Create and return a new socket object to use IP v4 and TCP.
|Return type:||socket object|
sock = socket.socket(socket.AF_INET, socket.SOCK_STREAM)
Set options on the socket.
sock.setsockopt(socket.SOL_SOCKET, socket.SO_REUSEADDR, 1)
There are many different socket options that can be set. The one set here, socket.SO_REUSEADDR, causes the port to be released immediately after the socket is closed. Without this option, if you restart the program right away after a previous exit, then a socket.bind() system call could fail reporting that the port is already in use.
Bind to a particular port in preparation to receive connections on this port. bind() takes one parameter, which is a two value tuple consisting of a hostname (string) and port number (integer). Notice the double parentheses – the tuple is often generated as bind() is being called.
|Parm hostname:||The hostnames to accept connections from, usually ‘’, which will accept from any host. It may also be ‘localhost’ for security reasons.|
|Parm port:||The port number to bind to. Must not already be in use.|
Begin listening on the previously bound port for new connections.
|Parameters:||n (integer) – The number of simultaneous connections to queue waiting for service.|
Accept a new connection.
(newsock, address) = sock.accept()
Establish a connection to a server.
Receive up to N bytes from the socket. Block until a message is received on the socket, or the connection was closed.
message = sock.recv(1024)
The only time that recv() will return with no data., i.e., if len(message) == 0: or if not message: (these two statements are equivalent) is when the connection was closed, usually by the far end closing the socket. Thus, testing for a zero length message is the usual way of detecting a disconnect. See close() and shutdown().
Send a string message using an established socket connection.
|Parameters:||msg (string) – The message to send|
Close an established socket connection.
Leave the socket open, but discontinue using it in one of three ways.
|Parameters:||n – Which function of the socket is discontinued. 0 = done receiving, 1 = done sending, 2 = both|
In most cases shutdown() is not used. If the far end is looping on recv(), when the near end does sock.shutdown(1), then the connection is still active, but the far end will receive a zero length message. The far end could still send some final data back to the near end. Some application layer protocols call for the use of shutdown(). If you are not expecting the far end to perform a shutdown(); however, then it is usually safe to assume that a zero length message is due to a close().
Here is an example of when you might want to use shutdown(). This is the determined sender and the patient receiver. The sender is trying to send a large amount of data, so it sends multiple 1024 byte blocks. After sending all of the data, the sender does a shutdown() to signal to the receiver that all of the data has been sent. At this point, the sender can not send any more data, but it can receive data. When the receiver gets the zero length message, it sends back the size of the data received. If the receiver does not report the same value as was sent, the determined sender re-connects and tries to send the data again.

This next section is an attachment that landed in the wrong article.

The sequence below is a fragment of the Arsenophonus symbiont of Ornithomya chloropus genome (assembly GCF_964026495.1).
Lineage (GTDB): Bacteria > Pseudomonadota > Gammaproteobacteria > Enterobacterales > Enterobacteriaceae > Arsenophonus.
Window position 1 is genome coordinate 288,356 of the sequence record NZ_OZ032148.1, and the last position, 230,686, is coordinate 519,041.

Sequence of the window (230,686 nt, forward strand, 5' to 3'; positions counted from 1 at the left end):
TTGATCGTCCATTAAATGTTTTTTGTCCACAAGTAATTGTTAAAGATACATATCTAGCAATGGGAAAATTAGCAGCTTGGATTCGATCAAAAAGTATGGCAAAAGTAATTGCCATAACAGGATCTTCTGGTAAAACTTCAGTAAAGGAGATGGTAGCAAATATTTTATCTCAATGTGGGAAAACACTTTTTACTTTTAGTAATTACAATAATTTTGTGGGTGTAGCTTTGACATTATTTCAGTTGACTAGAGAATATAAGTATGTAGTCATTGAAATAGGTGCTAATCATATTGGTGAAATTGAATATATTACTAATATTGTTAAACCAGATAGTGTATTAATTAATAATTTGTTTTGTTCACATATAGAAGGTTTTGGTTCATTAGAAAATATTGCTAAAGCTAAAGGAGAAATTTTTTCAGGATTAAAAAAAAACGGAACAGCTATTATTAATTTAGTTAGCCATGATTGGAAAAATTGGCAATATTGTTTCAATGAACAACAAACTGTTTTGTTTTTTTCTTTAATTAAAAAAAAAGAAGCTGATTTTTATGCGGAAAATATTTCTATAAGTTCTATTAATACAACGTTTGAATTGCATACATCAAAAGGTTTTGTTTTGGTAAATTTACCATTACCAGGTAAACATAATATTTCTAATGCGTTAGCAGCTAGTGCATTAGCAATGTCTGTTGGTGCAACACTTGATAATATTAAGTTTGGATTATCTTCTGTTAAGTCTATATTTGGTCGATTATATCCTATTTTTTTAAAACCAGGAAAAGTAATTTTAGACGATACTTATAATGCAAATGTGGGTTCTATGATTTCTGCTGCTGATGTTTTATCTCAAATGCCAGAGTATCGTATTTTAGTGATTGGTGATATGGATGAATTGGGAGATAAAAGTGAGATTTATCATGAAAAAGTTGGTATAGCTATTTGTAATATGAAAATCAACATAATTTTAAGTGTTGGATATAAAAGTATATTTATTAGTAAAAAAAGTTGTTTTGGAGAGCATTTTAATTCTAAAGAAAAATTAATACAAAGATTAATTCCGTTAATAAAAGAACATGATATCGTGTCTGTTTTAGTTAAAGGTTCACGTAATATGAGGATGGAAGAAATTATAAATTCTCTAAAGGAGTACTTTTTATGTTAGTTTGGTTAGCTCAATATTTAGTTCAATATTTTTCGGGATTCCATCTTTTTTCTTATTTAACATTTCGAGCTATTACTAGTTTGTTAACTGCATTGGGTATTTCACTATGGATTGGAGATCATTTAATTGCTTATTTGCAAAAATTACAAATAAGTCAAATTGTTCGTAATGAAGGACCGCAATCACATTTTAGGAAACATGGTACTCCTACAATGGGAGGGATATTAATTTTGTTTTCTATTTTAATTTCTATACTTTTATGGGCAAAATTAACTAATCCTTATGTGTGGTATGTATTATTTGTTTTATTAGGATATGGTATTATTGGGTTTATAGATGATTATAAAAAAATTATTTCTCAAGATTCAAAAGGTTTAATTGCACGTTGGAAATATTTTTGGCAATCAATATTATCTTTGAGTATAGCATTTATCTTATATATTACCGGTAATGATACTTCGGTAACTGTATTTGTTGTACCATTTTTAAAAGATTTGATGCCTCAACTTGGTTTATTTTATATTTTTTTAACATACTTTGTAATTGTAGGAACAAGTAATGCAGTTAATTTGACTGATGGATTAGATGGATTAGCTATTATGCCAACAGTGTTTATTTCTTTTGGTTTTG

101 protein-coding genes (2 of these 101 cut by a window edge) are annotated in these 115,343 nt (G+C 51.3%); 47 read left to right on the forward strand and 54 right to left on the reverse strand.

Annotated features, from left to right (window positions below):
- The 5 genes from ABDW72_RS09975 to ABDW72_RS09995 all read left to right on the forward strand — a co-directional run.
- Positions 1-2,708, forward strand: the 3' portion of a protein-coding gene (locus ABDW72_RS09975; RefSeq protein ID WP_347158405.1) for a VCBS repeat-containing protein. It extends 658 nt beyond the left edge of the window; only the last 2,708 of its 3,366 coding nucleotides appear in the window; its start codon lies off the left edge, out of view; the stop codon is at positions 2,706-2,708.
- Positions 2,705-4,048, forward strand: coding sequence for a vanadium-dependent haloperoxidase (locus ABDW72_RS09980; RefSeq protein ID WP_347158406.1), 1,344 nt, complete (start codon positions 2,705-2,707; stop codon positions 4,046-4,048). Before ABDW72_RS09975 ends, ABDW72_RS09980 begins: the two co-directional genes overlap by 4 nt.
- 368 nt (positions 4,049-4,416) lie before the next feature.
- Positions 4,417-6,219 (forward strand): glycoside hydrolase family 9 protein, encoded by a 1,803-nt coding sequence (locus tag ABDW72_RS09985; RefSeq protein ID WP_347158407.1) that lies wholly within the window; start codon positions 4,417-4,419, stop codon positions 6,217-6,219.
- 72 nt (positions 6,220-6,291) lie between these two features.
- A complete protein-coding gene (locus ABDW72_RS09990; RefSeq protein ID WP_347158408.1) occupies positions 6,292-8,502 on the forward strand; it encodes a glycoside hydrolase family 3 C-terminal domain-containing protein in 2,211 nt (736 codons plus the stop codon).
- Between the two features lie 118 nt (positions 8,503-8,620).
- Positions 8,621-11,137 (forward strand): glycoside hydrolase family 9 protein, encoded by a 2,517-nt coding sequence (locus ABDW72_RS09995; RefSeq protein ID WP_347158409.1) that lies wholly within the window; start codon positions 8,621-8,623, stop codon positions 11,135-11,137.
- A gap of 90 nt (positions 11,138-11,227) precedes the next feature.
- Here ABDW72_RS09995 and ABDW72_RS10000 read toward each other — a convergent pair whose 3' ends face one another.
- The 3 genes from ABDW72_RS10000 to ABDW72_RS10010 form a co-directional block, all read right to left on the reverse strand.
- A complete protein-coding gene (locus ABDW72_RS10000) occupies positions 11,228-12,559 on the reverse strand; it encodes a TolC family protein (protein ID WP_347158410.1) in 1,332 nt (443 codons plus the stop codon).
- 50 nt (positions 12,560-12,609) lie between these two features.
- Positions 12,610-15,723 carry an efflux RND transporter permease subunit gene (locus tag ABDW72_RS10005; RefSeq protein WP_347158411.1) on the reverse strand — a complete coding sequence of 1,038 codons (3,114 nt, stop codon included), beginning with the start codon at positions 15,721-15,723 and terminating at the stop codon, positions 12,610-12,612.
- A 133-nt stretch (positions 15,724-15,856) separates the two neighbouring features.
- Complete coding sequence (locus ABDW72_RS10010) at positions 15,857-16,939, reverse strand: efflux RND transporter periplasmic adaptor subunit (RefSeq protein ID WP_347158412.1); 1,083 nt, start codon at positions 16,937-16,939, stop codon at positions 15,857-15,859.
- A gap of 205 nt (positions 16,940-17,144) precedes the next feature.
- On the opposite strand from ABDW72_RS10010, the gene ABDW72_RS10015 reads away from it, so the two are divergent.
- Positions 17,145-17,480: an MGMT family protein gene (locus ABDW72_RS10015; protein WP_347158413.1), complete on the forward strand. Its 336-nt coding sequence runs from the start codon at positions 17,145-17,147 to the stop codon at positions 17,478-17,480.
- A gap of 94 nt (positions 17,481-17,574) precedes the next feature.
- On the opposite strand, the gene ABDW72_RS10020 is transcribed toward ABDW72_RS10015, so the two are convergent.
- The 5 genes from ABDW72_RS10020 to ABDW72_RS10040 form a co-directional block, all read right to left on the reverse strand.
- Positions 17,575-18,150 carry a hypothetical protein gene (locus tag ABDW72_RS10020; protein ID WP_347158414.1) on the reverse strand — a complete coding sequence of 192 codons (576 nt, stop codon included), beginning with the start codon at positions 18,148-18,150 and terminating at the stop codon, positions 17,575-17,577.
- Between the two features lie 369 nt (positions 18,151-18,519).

# This is the 'determined sender' import socket import string try_send = True while try_send: sock = socket.socket(socket.AF_INET, socket.SOCK_STREAM) sock.connect((server, 4000)) buffer = orig_data sent = 0 while len(buffer) > 1024: sent += sock.send(buffer[:1024]) buffer = buffer[1024:] sock.send(buffer) sock.shutdown(1) received = sock.recv(30) sock.close() if string.atoi(received) == sent: try_send = False else: print "Not all data sent"
The receiver sends back the size of the data received after the shutdown() and then waits for another connection.
# This is the patient receiver import socket ss = socket.socket(socket.AF_INET, socket.SOCK_STREAM) ss.bind(('', 4000)) ss.listen(1) while True: new,addr = ss.accept() buffer = "" block = 'x' while block: block = new.recv(1024) buffer += block # -- end of data new.send(len(buffer)) new.close() handle_new_stuff(buffer)
Resolves the host/port argument, into a sequence of 5-tuples that contain all the necessary arguments for creating the corresponding socket. port is a string service name such as ‘http’, a numeric port number or None. Additional arguments (not shown here) are optional.
The getaddrinfo() function returns a list of 5-tuples with the following structure:
(family, socktype, proto, canonname, sockaddr)
family, socktype, proto are all integers and are meant to be passed to the socket() function. canonname is a string representing the canonical name of the host.
Translate a host name to IPv4 address format.
Return a triple (hostname, aliaslist, ipaddrlist) where hostname is the primary host name responding to the given ip_address, aliaslist is a (possibly empty) list of alternative host names for the same address, and ipaddrlist is a list of IPv4/v6 addresses for the same interface on the same host (most likely containing only a single address).